Even the friendly Dr. Clifford Carl can’t quite swallow Caddy. “As a scientist,” he says, “I have to maintain an open mind, but I can’t believe in him until I’ve seen him. Nothing would please me more than to see him.”

No real attempt has ever been made to capture Caddy, though in 1946 a syndicate was formed for that express purpose by A. K. McMartin, of Vancouver. At the time Vancouver was preparing for the celebration of its diamond anniversary and McMartin hoped to make Caddy the star attrac-

He proposed to the Parks Board that it enter into a profit-sharing scheme with the syndicate to exhibit Caddy, if caught alive, in one of the city’s outdoor swimming pools. The board ignored the proposition.

McMartin insists he was in earnest and that he hasn’t given up hope of capturing the monster. His plan was, and still is, to offer fishermen on the B. C. coast rewards for radioing him the moment they sight Caddy. McMartin would then fly to the spot, nab ! the beast in a huge net and have him ¡ towed ashore.

“We’d have done it in 1946. but the fishermen went out on strike,” he says. “We’ll capture him yet. And when we do he’ll travel with Ringling Brothers’ Circus. Waldo Y. Tupper, the circus’ general agent, who is a friend of mine, is all for taking Caddy.”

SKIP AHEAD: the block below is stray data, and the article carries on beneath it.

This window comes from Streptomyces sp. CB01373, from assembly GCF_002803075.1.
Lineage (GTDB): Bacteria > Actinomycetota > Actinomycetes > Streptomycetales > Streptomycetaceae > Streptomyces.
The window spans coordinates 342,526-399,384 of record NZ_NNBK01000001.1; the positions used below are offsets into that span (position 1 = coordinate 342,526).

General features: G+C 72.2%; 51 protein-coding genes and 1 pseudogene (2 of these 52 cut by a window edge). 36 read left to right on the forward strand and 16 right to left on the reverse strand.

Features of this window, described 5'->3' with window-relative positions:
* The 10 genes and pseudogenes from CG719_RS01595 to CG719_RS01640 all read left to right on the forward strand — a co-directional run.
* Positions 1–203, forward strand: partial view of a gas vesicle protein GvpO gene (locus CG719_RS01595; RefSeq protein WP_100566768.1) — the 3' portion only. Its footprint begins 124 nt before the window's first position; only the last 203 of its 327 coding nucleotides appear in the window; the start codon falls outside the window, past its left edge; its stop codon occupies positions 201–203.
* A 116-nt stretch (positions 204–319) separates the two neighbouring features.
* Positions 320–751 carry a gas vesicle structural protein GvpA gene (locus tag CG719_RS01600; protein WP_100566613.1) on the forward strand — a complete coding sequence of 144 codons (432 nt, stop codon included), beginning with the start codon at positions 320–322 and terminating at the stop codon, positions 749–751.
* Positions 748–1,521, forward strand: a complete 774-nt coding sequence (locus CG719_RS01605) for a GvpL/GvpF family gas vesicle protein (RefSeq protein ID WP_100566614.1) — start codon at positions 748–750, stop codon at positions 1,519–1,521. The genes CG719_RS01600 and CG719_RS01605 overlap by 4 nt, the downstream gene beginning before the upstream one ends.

But Caddy in a circus! Victorians wouldn’t stand for it. To understand 1 how deep is the city’s affection for the beast you’ve only got to recall the time he was reported slain.

One spring day in 1943 the Victoria newspapers shrieked, “Caddy is dead!” Two sport fishermen boasted of having killed him with a power launch until he sank.

A Medal From Hermann?

Exactly two weeks after his reported demise the monster was sighted once again in his old haunts, alive and kicking. In the years since then he has been seen umpteen times.

But during the two sad weeks that Caddy was believed to be dead both the Times and the Colonist received many letters of outraged protest. Victoria was shocked (“Up in arms,” shrilled the Times). The correspondents denounced the slayers’ cruelty and wrote reverently of the beast’s good nature. One writer went so far i as to describe Caddy as beautiful.

Another suggested that Hermann Goering, a much decorated and particularly vile villain of the time, might be persuaded to part with a couple of his medals to honor the serpent’s killers. “Needless destruction of harmless life may be the thing in Germany but it certainly will not receive much recommendation here,” snorted this writer, E. W. Abrahams.

Not one of the letters raised the slightest question about Caddy’s authenticity: not one of the writers mentioned ever having seen the beast.

Fact is, Caddy doesn’t have to be seen to be believed. ★